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Should I get my colours done? Is it worth it?

(16 Posts)
susiefen Mon 01-Apr-13 14:26:57

I just wondered if people could give advice on if it is worth getting my colours done? I tend to wear a lot of black and occasionally when I wear a different colour I'm amazed how different I look, so I'd be intrigued to know what really suits me (and have an excuse to buy new things too) smile
I'm not sure how much it costs either so any guidance on this and how I find someone who does it would be much appreciated (I'm in the Nottingham area)

DuttyWine Mon 01-Apr-13 14:28:46

Sorry I'm confused, what's getting your colours done??? blush

susiefen Mon 01-Apr-13 14:35:27

I mean when you go to a colour or image consultant and they tell you what colours you should wear based on your skin tone. I think they match you to a season, so you are a Winter or Spring etc and they send you off with a load of colour swatches to use when you shop

Hopefully Mon 01-Apr-13 14:36:05

Different companies have different prices, but you do get what you pay for. I only know HoC prices (as I'm a consultant...) but it's £99 for a colour class, which is several hours and at the end of it you should be v confident in your colours and how to use them.

I don't have a clue, but I'm marking my place to serif it's recommended as I was thinking of getting it for my mum.

WillieWEggledEgger Mon 01-Apr-13 14:38:16

My dp's mum paid for me to have it done as a birthday present, so not sure of cost, maybe £50-100?

It was interesting and useful, and fortunately the colours were ones I like anyway. I don't stick to the rules religiously though as I think that would be a bit stressful, but it's handy as a guide to knowing what suits you

I did struggle with looking at myself in the mirror for over an hour though!

DuttyWine Mon 01-Apr-13 14:41:24

Ooh never heard of that it sounds very good, I couldn't afford it though.

FrugalFashionista Mon 01-Apr-13 18:40:56

Absolutely worth it - you will avoid mistake purchases and everything in your wardrobe will eventually coordinate.

hugoagogo Mon 01-Apr-13 19:03:28

Get the book out from the library.

Casmama Mon 01-Apr-13 20:24:33

I think it would sometimes be very difficult to identify for yourself. I did HOC and it was absolutely worth it because you come away knowing not only what season you are but your very best ones, which ones are best just as accessories.

Casmama Mon 01-Apr-13 20:25:39

Also, if you go to HOC you will probably be in a class of 2-4 so you can see the process with someone else which is often easier to see.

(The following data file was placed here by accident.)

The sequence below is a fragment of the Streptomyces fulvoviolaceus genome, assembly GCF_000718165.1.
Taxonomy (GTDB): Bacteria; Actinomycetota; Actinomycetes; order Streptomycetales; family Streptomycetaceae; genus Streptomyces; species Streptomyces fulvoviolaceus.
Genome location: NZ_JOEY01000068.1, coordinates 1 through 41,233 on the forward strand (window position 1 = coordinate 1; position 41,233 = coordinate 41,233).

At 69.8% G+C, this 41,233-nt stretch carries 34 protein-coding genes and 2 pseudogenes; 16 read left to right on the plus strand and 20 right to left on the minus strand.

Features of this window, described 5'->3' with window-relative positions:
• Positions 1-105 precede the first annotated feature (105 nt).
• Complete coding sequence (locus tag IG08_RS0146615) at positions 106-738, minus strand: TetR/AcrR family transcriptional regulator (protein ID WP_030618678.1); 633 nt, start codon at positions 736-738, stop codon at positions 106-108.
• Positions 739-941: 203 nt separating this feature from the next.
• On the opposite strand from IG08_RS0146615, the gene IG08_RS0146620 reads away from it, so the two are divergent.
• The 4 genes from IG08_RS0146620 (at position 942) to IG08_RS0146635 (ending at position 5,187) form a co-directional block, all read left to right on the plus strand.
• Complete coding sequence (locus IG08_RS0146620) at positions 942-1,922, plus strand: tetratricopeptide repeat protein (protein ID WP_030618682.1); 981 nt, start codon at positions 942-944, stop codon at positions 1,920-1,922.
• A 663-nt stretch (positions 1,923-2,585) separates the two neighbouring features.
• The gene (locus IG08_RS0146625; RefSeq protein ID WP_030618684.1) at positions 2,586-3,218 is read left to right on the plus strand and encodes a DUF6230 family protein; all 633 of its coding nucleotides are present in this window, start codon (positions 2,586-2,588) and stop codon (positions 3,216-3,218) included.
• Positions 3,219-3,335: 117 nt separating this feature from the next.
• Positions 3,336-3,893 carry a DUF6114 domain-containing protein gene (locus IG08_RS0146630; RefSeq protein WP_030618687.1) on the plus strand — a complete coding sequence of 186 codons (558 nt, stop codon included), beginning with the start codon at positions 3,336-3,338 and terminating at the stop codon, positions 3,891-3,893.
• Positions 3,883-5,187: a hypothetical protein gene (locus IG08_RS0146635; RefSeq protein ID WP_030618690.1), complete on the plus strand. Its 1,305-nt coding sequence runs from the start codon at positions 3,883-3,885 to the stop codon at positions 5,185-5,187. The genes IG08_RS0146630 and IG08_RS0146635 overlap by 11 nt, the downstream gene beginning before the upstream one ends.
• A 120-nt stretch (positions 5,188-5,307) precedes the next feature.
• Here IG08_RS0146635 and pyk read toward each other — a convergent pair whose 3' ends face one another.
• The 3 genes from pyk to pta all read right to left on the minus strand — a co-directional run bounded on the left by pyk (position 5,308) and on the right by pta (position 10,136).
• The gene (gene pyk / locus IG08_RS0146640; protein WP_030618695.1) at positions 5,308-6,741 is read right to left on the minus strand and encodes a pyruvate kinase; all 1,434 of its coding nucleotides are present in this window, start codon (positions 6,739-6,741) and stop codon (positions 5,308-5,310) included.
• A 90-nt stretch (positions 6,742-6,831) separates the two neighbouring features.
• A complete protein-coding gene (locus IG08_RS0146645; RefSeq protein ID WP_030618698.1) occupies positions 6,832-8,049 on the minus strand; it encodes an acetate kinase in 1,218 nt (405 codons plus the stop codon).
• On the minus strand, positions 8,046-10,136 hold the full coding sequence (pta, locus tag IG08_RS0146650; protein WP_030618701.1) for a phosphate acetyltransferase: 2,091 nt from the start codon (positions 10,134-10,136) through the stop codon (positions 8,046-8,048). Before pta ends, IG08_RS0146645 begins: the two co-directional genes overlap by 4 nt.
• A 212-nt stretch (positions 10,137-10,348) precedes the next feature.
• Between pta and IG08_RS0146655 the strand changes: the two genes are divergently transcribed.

Hopefully Mon 01-Apr-13 20:49:01

The book (and any online process) makes me a winter. I am emphatically not one.

JennySense Mon 01-Apr-13 20:53:21

Hopefully as you'rea consultant can you explain more? I'm intrigued...

JeanBodel Mon 01-Apr-13 21:02:34

I did it and I thought it was worth it. I am a blue spring, which I would never have been able to work out on my own.

I went with House of Colour and would reccommend them.

cheapskatemum Mon 01-Apr-13 21:04:23

I would recommend it as it means you can walk into TK Maxx and save yourself time by immediately ignoring anything that's not your colour. This makes it a 3 way saving: time, money (as you're in TK Maxx, it's cheaper anyway) and money as you don't buy things that never look quite right, because it's not your colour. I would also recommend a wardrobe consultation as well, because this goes into which styles suit you too. It cost me about £100, but that was a few years ago. Make sure your consultant trained with an accredited company (eg Colour Me Beautiful).

Hopefully Mon 01-Apr-13 21:05:09

I can witter on for hours about colour and style analysis. Safest not to get me started wink

In terms of colours, basically the 'right' colours for us make us look about a million times better. We all have a palette that suits us, in which we look slimmer, brighter, more stylish, more attractive, more us. Knowing your colours means not buying any more of those things that sit in the wardrobe because they're just not quite right, not feeling shit in a really expensive outfit, not panicking about what works for big meetings/school reunions/family weddings/the school run.

The colour analysis process involves using warm/cool and bright/muted drapes to see which palette of colours best suits you. Some companies' consultants will have you in and out in an hour, clutching a swatch book and with not the least idea why you are a insert season of choice here, and the swatch book lurks in the bedside drawer forever. Good consultants will make sure you see what is happening during the process, make sure you understand why you end up where you do, and explain at length how to use your swatch book - to sort your wardrobe, shop easily, sort any hair colouring issues if you want, and generally look a million times better forever. We also all do the scary putting you in bright lipsticks thing. But it's awesome (NB the weekly threads on here about the perfect red/nude/holiday lipstick - all those issues solved in one fell swoop).

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